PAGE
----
Vitamin D During Pregnancy: Are You Getting Enough?
When was the last time you thought about Vitamin D?
From the moment you conceive, your baby relies on you to provide the nutrients she needs to grow strong and healthy. Folic acid is always a hot buzzword, with obstetricians encouraging women to take a prenatal vitamin packed with this nutrient starting even before she conceives. Vitamin C is a well known nutrient, too; the US Department of Health and Human Services recommends a 7 or more servings of fruits and veggies every day. Need iron? Eat some steak. Looking for additional calcium? Cheese, please!
Vitamin D is included in those prenatal vitamins, and is also a part of many common foods, but experts at Northwestern University say up to 40% of American women are Vitamin D deficient. For pregnant women or women who are nursing, your baby might also be lacking in this important nutrient, too.
A vitamin D deficiency can cause a variety of conditions, from high blood pressure to pulmonary disease; most recently, researchers at Louisiana State University investigated the link between lack of vitamin D and daytime sleepiness (as if pregnant ladies need anything more to make us feel sleepy during the day!) Specific to pregnancy, vitamin D helps your body transfer calcium to your (and your baby’s) bones and teeth. So, you can thank vitamin D for all those late nights during teething! A deficiency in the vitamin can lead to slow growth, problems with the immune system, and low birth weight for baby; for mama, it can lead to preeclampsia and a higher chance of a c-section.
Need some unique ideas for getting more Vitamin D in your life? Here are 5 of my favorites.
1. Take a walk
You might not want to venture outdoors due to the recent weather, but getting outdoors in the sun can do wonders for your vitamin D intake. Your body creates this vitamin when it is exposed to sun, and natural sunlight in small doses is the main natural source of vitamin D.
2. Eat salmon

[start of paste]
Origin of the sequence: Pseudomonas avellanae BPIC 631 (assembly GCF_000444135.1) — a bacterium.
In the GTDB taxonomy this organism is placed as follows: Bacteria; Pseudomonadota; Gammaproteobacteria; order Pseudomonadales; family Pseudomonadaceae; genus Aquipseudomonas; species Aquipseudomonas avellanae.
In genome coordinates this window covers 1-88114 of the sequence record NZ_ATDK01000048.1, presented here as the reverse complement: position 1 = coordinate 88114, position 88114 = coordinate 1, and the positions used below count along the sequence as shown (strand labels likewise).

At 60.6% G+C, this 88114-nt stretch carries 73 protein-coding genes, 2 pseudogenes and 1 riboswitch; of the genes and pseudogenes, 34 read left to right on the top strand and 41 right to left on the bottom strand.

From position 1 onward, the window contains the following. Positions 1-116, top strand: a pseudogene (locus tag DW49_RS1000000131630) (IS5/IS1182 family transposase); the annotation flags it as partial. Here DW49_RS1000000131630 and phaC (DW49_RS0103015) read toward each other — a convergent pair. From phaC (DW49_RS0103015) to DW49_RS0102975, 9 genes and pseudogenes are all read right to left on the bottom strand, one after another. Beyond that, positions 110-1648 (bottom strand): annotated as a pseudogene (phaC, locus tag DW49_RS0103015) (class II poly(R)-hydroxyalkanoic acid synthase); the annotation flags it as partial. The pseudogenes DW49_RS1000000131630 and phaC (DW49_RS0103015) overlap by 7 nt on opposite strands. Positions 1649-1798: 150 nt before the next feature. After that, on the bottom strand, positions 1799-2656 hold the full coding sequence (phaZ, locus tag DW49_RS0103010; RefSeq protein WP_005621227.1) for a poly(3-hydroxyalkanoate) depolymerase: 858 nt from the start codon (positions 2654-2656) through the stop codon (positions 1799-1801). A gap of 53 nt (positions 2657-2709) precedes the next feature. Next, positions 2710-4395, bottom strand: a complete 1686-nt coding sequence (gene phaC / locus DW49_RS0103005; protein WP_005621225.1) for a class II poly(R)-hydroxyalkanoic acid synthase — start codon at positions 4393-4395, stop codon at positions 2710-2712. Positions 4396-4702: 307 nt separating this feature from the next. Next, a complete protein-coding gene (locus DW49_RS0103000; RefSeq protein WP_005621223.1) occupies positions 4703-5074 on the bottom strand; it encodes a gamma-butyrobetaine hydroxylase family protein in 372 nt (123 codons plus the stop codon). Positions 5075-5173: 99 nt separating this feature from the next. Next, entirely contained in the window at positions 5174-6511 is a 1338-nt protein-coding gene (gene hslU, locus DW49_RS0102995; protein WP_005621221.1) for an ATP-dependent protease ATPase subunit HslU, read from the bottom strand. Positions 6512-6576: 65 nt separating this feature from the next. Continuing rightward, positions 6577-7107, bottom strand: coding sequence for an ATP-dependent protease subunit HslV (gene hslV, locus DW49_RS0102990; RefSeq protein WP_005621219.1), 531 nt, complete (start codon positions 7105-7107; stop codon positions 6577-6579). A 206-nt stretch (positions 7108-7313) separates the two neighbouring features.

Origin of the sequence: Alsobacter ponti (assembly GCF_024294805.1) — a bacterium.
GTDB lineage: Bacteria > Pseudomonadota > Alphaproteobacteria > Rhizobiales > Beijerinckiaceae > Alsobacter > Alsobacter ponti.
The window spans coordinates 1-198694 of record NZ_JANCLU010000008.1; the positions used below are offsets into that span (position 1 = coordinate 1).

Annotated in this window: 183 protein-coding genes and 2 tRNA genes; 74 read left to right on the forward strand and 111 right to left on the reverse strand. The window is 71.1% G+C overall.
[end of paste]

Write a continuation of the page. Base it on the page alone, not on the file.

I love salmon. Unfortunately, I’m the only one in my household who does, so I reserve this tasty dish for the rare evening out. I probably should eat more, though – salmon is one of the best food sources for vitamin D. Three ounces of salmon can give you almost 400 IU of vitamin D, as well as a good dose of omega-3 fatty acid, which is good for baby’s brain development. Salmon is also low calorie, which can help with weight gain during your pregnancy.
3. Make a cheese plate
Cheese, you guys – it’s one of my favorite things. The gooier and melt-ier the cheese, the more I enjoy it. It’s clear cheese is a good source of calcium, but it can also be a good source of vitamin D, especially hard cheeses like cheddar, Parmesan, and Swiss. Splurge on some “good cheese” and create a few grab-bags for an on-the-go snack that can help keep your energy and give your body all those great nutrients.
4. Snack on cereal
My go-to snack in the evenings isn’t cookies or ice cream – it’s cereal. I’m especially partial to Honey Nut Cheerios or something with a sweet crunch. In addition to helping you stay away from high-sugar and high-calorie sweet treats, cereal (especially fortified cereal) is a good source of vitamin D. Check the box for exact values. Cereal can also be a combined with raisins, chocolate chips, dried fruit, or seasonings for a great snack mix.
5. Indulge in a milkshake
I’m not condoning a milkshake a day, although I really wish I could sometimes. When you feel a craving for a milkshake coming on, indulge! Whip up a homemade milkshake with 2% or skim milk for a big dose of calcium and vitamin D.
What ways are you incorporating more vitamin D in your diet? Are you worried about getting enough vitamin D for your growing baby?